A Victorian Work of Art


This past season I worked on a part of our collection that I have to admit creeps me out a little bit. The idea that someone took the time to collect and create a wreath fashioned from human hair seems to me to be highly eccentric, not to mention strange! However, as I began to examine and carefully clean these Victorian oddities I gained a new appreciation for the artistic craftsmanship and the varied and intricate designs demonstrated in these works of art.

Examples of hair art or jewelry made from hair date back as far as the 12th century, but it was during the Victorian era that it became extraordinarily popular. Much of the increased interest can be attributed to two events - the death of Queen Victoria’s husband, Albert, in 1861, and the American Civil War. The war left thousands of mourning families looking for ways to respectfully honour their dead family members. Queen Victoria took mourning to a whole new level, dressing in black until her death in 1901. It is said she always wore a piece of jewelry made from Albert’s hair. It is during this period that mourning, and the social demonstration of mourning became fashionable.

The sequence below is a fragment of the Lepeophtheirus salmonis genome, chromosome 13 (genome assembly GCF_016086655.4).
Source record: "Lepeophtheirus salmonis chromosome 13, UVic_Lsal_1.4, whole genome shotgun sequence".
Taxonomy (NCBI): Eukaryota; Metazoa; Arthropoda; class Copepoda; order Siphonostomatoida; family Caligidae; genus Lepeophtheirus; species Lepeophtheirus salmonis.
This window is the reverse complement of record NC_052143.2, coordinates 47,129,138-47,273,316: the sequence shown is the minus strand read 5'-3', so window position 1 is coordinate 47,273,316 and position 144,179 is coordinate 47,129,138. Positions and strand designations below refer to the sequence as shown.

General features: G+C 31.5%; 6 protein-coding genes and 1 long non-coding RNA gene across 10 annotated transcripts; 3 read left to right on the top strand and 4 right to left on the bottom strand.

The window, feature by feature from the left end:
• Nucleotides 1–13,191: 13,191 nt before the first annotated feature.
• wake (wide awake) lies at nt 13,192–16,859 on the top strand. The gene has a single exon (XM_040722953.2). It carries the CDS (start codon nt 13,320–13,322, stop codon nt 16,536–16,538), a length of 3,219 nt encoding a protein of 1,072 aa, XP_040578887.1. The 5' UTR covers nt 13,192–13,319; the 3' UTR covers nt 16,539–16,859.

Usually displayed in a place of honour in the parlour, a hair wreath could combine not only the tresses of the deceased but also hair of the living or extended family. Intricate natural and floral designs created with hair and fine wire would be arranged in a u-shaped wreath with a bouquet of hair from the most recently deceased placed prominently in the middle. The top of the wreath was left open to allow the ascent of the spirit of the loved one. While this may seem morbid to many, the Victorians viewed it as a touching memento of a much-missed relative.

Hair art was not strictly reserved for periods of mourning; Victorians also wore or exchanged hair art as a sign of affection or to show their sentimentality. Hair jewelry allowed the wearer to carry a personal reminder of a loved one, such as a watch fob, ring or brooch. It was not uncommon for young Victorian women to exchange locks of hair and keep them in an autograph or scrapbook as a reminder of an enduring friendship.

Today the only similar remnant of this unique Victorian practice that remains are parents who proudly tuck away a lock or two from their child’s first trip to the hairdresser.